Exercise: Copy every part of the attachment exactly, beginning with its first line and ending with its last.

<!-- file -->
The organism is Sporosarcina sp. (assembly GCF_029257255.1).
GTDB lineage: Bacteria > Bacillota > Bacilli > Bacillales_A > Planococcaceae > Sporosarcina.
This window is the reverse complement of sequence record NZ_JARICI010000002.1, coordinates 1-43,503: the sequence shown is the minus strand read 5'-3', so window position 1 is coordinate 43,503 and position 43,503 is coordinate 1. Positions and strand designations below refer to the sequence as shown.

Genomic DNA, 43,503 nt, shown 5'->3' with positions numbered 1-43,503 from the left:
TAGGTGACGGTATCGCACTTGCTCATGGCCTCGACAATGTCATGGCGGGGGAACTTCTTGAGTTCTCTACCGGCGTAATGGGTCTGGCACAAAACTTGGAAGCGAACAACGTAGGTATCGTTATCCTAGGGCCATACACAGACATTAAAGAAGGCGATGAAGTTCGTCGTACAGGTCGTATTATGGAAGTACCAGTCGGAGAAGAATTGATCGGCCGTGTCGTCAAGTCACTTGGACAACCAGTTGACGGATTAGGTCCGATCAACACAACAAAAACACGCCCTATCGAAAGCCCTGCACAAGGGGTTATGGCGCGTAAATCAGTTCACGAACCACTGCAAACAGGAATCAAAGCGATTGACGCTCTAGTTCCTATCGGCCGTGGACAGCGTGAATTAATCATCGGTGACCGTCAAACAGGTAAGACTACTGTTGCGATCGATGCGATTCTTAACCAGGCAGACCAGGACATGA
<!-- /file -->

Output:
The organism is Sporosarcina sp. (assembly GCF_029257255.1).
GTDB lineage: Bacteria > Bacillota > Bacilli > Bacillales_A > Planococcaceae > Sporosarcina.
This window is the reverse complement of sequence record NZ_JARICI010000002.1, coordinates 1-43,503: the sequence shown is the minus strand read 5'-3', so window position 1 is coordinate 43,503 and position 43,503 is coordinate 1. Positions and strand designations below refer to the sequence as shown.

Genomic DNA, 43,503 nt, shown 5'->3' with positions numbered 1-43,503 from the left:
TAGGTGACGGTATCGCACTTGCTCATGGCCTCGACAATGTCATGGCGGGGGAACTTCTTGAGTTCTCTACCGGCGTAATGGGTCTGGCACAAAACTTGGAAGCGAACAACGTAGGTATCGTTATCCTAGGGCCATACACAGACATTAAAGAAGGCGATGAAGTTCGTCGTACAGGTCGTATTATGGAAGTACCAGTCGGAGAAGAATTGATCGGCCGTGTCGTCAAGTCACTTGGACAACCAGTTGACGGATTAGGTCCGATCAACACAACAAAAACACGCCCTATCGAAAGCCCTGCACAAGGGGTTATGGCGCGTAAATCAGTTCACGAACCACTGCAAACAGGAATCAAAGCGATTGACGCTCTAGTTCCTATCGGCCGTGGACAGCGTGAATTAATCATCGGTGACCGTCAAACAGGTAAGACTACTGTTGCGATCGATGCGATTCTTAACCAGGCAGACCAGGACATGA